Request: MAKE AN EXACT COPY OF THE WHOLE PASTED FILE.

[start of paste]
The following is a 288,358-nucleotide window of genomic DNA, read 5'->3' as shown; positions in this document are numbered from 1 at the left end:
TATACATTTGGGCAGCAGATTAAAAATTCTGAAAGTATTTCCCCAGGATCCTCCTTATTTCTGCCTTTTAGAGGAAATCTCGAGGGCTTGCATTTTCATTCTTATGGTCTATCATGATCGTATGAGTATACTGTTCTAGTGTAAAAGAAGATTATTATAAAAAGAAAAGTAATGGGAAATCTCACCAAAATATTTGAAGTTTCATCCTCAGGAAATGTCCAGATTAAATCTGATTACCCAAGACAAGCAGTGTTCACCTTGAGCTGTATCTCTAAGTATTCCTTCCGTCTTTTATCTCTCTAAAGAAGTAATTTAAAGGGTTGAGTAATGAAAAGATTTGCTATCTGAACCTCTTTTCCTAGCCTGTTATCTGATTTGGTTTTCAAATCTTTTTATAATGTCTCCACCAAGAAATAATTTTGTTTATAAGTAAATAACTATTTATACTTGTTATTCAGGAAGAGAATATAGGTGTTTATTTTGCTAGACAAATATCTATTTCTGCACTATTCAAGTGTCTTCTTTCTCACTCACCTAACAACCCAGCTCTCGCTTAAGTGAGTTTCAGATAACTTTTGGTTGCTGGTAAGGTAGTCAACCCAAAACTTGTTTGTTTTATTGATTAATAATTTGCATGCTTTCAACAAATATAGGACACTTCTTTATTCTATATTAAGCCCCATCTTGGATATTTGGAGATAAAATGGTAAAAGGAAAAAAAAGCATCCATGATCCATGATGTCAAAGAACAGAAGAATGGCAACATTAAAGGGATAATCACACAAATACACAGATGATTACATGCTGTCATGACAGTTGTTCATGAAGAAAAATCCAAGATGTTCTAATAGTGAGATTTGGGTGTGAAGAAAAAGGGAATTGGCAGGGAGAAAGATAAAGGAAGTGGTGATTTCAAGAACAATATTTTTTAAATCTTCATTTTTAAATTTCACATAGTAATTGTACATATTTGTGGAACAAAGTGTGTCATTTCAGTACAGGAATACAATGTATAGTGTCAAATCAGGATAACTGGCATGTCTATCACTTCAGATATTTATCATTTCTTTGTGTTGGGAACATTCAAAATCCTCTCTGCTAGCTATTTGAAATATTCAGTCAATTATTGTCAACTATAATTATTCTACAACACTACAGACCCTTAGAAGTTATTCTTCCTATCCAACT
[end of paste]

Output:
The following is a 288,358-nucleotide window of genomic DNA, read 5'->3' as shown; positions in this document are numbered from 1 at the left end:
TATACATTTGGGCAGCAGATTAAAAATTCTGAAAGTATTTCCCCAGGATCCTCCTTATTTCTGCCTTTTAGAGGAAATCTCGAGGGCTTGCATTTTCATTCTTATGGTCTATCATGATCGTATGAGTATACTGTTCTAGTGTAAAAGAAGATTATTATAAAAAGAAAAGTAATGGGAAATCTCACCAAAATATTTGAAGTTTCATCCTCAGGAAATGTCCAGATTAAATCTGATTACCCAAGACAAGCAGTGTTCACCTTGAGCTGTATCTCTAAGTATTCCTTCCGTCTTTTATCTCTCTAAAGAAGTAATTTAAAGGGTTGAGTAATGAAAAGATTTGCTATCTGAACCTCTTTTCCTAGCCTGTTATCTGATTTGGTTTTCAAATCTTTTTATAATGTCTCCACCAAGAAATAATTTTGTTTATAAGTAAATAACTATTTATACTTGTTATTCAGGAAGAGAATATAGGTGTTTATTTTGCTAGACAAATATCTATTTCTGCACTATTCAAGTGTCTTCTTTCTCACTCACCTAACAACCCAGCTCTCGCTTAAGTGAGTTTCAGATAACTTTTGGTTGCTGGTAAGGTAGTCAACCCAAAACTTGTTTGTTTTATTGATTAATAATTTGCATGCTTTCAACAAATATAGGACACTTCTTTATTCTATATTAAGCCCCATCTTGGATATTTGGAGATAAAATGGTAAAAGGAAAAAAAAGCATCCATGATCCATGATGTCAAAGAACAGAAGAATGGCAACATTAAAGGGATAATCACACAAATACACAGATGATTACATGCTGTCATGACAGTTGTTCATGAAGAAAAATCCAAGATGTTCTAATAGTGAGATTTGGGTGTGAAGAAAAAGGGAATTGGCAGGGAGAAAGATAAAGGAAGTGGTGATTTCAAGAACAATATTTTTTAAATCTTCATTTTTAAATTTCACATAGTAATTGTACATATTTGTGGAACAAAGTGTGTCATTTCAGTACAGGAATACAATGTATAGTGTCAAATCAGGATAACTGGCATGTCTATCACTTCAGATATTTATCATTTCTTTGTGTTGGGAACATTCAAAATCCTCTCTGCTAGCTATTTGAAATATTCAGTCAATTATTGTCAACTATAATTATTCTACAACACTACAGACCCTTAGAAGTTATTCTTCCTATCCAACT